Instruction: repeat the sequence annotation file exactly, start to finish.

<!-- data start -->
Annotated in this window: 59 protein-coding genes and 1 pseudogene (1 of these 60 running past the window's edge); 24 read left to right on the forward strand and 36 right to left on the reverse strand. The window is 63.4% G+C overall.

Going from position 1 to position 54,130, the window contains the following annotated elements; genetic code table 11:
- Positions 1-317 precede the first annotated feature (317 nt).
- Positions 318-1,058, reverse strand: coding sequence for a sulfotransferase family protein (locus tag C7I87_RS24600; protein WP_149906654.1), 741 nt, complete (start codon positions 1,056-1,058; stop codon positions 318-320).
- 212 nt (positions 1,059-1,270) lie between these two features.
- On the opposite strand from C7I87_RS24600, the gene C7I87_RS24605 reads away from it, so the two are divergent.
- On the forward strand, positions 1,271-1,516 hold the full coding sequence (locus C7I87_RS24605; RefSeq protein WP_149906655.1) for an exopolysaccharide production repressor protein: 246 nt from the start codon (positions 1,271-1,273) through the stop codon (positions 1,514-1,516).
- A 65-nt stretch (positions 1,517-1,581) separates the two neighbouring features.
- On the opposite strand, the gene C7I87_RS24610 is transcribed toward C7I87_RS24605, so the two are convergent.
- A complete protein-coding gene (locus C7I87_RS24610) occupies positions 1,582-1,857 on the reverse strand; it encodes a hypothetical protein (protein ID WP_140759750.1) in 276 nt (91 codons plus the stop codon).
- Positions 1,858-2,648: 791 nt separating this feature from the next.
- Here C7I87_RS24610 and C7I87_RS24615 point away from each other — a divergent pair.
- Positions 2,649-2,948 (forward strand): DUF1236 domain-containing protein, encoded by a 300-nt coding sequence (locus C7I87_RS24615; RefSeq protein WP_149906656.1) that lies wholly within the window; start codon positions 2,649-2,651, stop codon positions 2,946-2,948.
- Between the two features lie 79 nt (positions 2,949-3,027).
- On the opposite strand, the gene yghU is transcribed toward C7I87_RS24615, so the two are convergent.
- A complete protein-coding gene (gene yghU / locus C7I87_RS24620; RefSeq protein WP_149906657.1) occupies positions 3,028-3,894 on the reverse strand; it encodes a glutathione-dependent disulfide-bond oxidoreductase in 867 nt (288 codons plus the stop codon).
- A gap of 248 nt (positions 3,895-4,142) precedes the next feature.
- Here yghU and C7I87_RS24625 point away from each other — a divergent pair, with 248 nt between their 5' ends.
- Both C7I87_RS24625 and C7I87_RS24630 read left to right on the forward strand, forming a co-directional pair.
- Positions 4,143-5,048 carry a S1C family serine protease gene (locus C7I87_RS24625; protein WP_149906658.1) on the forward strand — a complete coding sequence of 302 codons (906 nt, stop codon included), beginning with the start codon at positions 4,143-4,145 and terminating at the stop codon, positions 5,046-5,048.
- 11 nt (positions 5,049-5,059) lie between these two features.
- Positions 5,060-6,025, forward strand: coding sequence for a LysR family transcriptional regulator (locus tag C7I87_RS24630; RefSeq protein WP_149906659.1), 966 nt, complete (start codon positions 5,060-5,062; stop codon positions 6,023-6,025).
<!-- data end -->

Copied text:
Annotated in this window: 59 protein-coding genes and 1 pseudogene (1 of these 60 running past the window's edge); 24 read left to right on the forward strand and 36 right to left on the reverse strand. The window is 63.4% G+C overall.

Going from position 1 to position 54,130, the window contains the following annotated elements; genetic code table 11:
- Positions 1-317 precede the first annotated feature (317 nt).
- Positions 318-1,058, reverse strand: coding sequence for a sulfotransferase family protein (locus tag C7I87_RS24600; protein WP_149906654.1), 741 nt, complete (start codon positions 1,056-1,058; stop codon positions 318-320).
- 212 nt (positions 1,059-1,270) lie between these two features.
- On the opposite strand from C7I87_RS24600, the gene C7I87_RS24605 reads away from it, so the two are divergent.
- On the forward strand, positions 1,271-1,516 hold the full coding sequence (locus C7I87_RS24605; RefSeq protein WP_149906655.1) for an exopolysaccharide production repressor protein: 246 nt from the start codon (positions 1,271-1,273) through the stop codon (positions 1,514-1,516).
- A 65-nt stretch (positions 1,517-1,581) separates the two neighbouring features.
- On the opposite strand, the gene C7I87_RS24610 is transcribed toward C7I87_RS24605, so the two are convergent.
- A complete protein-coding gene (locus C7I87_RS24610) occupies positions 1,582-1,857 on the reverse strand; it encodes a hypothetical protein (protein ID WP_140759750.1) in 276 nt (91 codons plus the stop codon).
- Positions 1,858-2,648: 791 nt separating this feature from the next.
- Here C7I87_RS24610 and C7I87_RS24615 point away from each other — a divergent pair.
- Positions 2,649-2,948 (forward strand): DUF1236 domain-containing protein, encoded by a 300-nt coding sequence (locus C7I87_RS24615; RefSeq protein WP_149906656.1) that lies wholly within the window; start codon positions 2,649-2,651, stop codon positions 2,946-2,948.
- Between the two features lie 79 nt (positions 2,949-3,027).
- On the opposite strand, the gene yghU is transcribed toward C7I87_RS24615, so the two are convergent.
- A complete protein-coding gene (gene yghU / locus C7I87_RS24620; RefSeq protein WP_149906657.1) occupies positions 3,028-3,894 on the reverse strand; it encodes a glutathione-dependent disulfide-bond oxidoreductase in 867 nt (288 codons plus the stop codon).
- A gap of 248 nt (positions 3,895-4,142) precedes the next feature.
- Here yghU and C7I87_RS24625 point away from each other — a divergent pair, with 248 nt between their 5' ends.
- Both C7I87_RS24625 and C7I87_RS24630 read left to right on the forward strand, forming a co-directional pair.
- Positions 4,143-5,048 carry a S1C family serine protease gene (locus C7I87_RS24625; protein WP_149906658.1) on the forward strand — a complete coding sequence of 302 codons (906 nt, stop codon included), beginning with the start codon at positions 4,143-4,145 and terminating at the stop codon, positions 5,046-5,048.
- 11 nt (positions 5,049-5,059) lie between these two features.
- Positions 5,060-6,025, forward strand: coding sequence for a LysR family transcriptional regulator (locus tag C7I87_RS24630; RefSeq protein WP_149906659.1), 966 nt, complete (start codon positions 5,060-5,062; stop codon positions 6,023-6,025).